America's weight-loss drug boom, explained
An obesity drug boom is sweeping America, dominating headlines, upending entire industries and stoking belief in the transformational potential of appetite-suppressing injectable treatments like Ozempic.
Why it matters: Behind the wave are plenty of unknowns, including the long-term health effects and how much the skyrocketing demand will drive up health spending.
Driving the news: U.S. demand for the drugs, known as GLP-1 agonists, exceeded supply in 2023, and some analysts predict the market could surpass $150 billion a year within a decade.
- Almost 115 million U.S. adults and children are obese. Some studies show the drugs may make patients healthier — for instance, by reducing heart failure symptoms — and could boost the case for broader uptake.
What's behind the boom
The drugs, originally approved for diabetes, have become popular among people who just want to lose weight, presenting new risk-benefit calculations.
- Primary care doctors, who typically have little training in obesity, have been increasingly cast as gatekeepers and are dealing with heightened demand from patients, including many who are overweight but may benefit from other treatments.
- The barriers include limited insurance coverage. Medicare, for example, covers the drugs for treatment of diabetes but not for weight loss under a 2003 federal law.
- Employers who have long offered coverage for weight-loss tools like bariatric surgery now are grappling with how to accommodate demand for drugs like Wegovy, which is priced at about $1,350 a package, without driving up insurance premiums.
- Meanwhile, rising demand is already triggering shortages. And doctors worry that some patients who can't access the drugs could switch physicians or look to dangerous sources for black-market products to satisfy their needs.
How weight-loss drugs work
How it works: GLP-1 agonists can increase insulin sensitivity, delay the time it takes to empty the stomach and curb hunger.
- The drugs mimic the action of a hormone and prompt the body to produce more insulin when blood sugar levels rise. That extra insulin helps lower blood sugar levels, making them helpful for controlling type 2 diabetes.
- It's not precisely clear how the drugs make people lose weight, per the Mayo Clinic, but slowing the movement of food from the stomach into the small intestine might make people feel full faster and longer, so that they eat less.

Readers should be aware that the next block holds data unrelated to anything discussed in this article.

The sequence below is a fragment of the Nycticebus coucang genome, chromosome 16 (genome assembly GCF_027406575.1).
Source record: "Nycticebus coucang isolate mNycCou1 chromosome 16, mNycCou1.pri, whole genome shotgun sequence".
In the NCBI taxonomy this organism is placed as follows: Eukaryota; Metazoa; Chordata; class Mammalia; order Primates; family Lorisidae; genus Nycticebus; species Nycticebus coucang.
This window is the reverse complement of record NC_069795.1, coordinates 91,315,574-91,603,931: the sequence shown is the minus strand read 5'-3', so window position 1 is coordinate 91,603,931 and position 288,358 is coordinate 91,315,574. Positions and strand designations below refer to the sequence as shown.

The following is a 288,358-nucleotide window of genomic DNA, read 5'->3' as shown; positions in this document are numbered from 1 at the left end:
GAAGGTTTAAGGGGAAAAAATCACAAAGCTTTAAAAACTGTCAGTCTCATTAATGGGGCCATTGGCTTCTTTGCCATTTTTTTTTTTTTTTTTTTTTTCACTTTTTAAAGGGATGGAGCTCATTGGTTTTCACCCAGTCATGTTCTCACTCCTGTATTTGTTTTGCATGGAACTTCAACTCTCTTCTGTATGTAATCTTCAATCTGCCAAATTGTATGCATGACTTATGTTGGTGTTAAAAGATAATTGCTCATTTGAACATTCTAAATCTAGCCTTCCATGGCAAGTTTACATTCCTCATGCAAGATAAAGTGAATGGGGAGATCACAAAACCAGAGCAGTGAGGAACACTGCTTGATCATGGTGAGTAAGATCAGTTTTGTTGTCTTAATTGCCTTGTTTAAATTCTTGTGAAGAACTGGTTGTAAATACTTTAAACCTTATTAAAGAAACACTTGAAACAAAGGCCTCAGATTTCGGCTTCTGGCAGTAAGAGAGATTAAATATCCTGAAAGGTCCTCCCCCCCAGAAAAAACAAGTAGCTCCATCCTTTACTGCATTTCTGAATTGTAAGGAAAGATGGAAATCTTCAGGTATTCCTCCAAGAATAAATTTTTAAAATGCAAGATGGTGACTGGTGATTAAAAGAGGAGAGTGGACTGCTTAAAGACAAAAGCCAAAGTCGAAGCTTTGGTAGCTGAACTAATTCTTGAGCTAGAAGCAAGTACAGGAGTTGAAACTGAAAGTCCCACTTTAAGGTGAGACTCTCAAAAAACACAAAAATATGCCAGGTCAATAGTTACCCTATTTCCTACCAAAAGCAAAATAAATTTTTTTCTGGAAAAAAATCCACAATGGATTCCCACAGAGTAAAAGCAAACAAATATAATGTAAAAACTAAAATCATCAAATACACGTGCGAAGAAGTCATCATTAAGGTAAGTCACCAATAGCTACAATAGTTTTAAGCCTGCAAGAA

The market is dominated by two companies: Novo Nordisk, the manufacturer of Wegovy and Ozempic, and Eli Lilly, which makes Mounjaro and Zepbound.
- Other drugmakers are moving in, sensing major growth ahead — especially if the drugs can be administered in pill form.
- But even as is, GLP-1s have become a social phenomenon and market disruptor. They're driving down the prices of beer, snack and grocery stocks while boosting prospects of clothing brands that could see slimmed-down shoppers update their wardrobes and airlines, which could save on fuel costs.
Why some patients stop taking them
Between the lines: Health experts say they worry about how many patients are stopping the drugs after only a few months of use.
- A Prime Therapeutics analysis in July found 68% of patients who go on GLP-1s for weight loss drop off of them within a year.
- Anecdotally, providers say that's often because either patients can't tolerate the side effects like nausea or other gastrointestinal symptoms or because they've hit a weight-loss plateau and believe the drugs are no longer working.
- It can also be because they've reached their desired weight-loss target, though many go on to regain weight after stopping treatment.
- Primary care providers generally don't have the time to manage and support patients' use of the drugs over months. That's fueled an industry that offers prescribing and support services that themselves could be juicing demand.
Of note: Some health experts believe that the proliferation of GLP-1s is "overmedicalizing" a condition that needs to be addressed structurally.
- This line of reasoning holds that factors including urban planning and the lack of nutritious food are causing the U.S. obesity epidemic.
The risk of adverse events
What we're watching: Regulators in the U.S. and Europe continue to investigate side effects linked to the drugs and whether they warrant regulatory action.
The Food and Drug Administration in January found no immediate link between weight-loss drugs and suicidal thoughts after investigating adverse events reported to an agency database.
- A broad study of patient health records found people taking treatments including Wegovy and Ozempic had a lower risk of suicidal thoughts than people taking other drugs for diabetes and weight loss.
- Post-market reporting systems have nonetheless revealed the risk of suicidal ideation; alopecia, or hair loss; and inhalation of stomach contents. GLP-1 labels in the U.S. already list the risk of suicidal thoughts.
- The European Medicines Agency, which did its own inquiry, said late in 2023 that while no conclusion can be drawn on a connection between the drugs and thoughts of self-harm, "there are several issues that still need to be clarified," and that regulators would revisit the matter in the spring.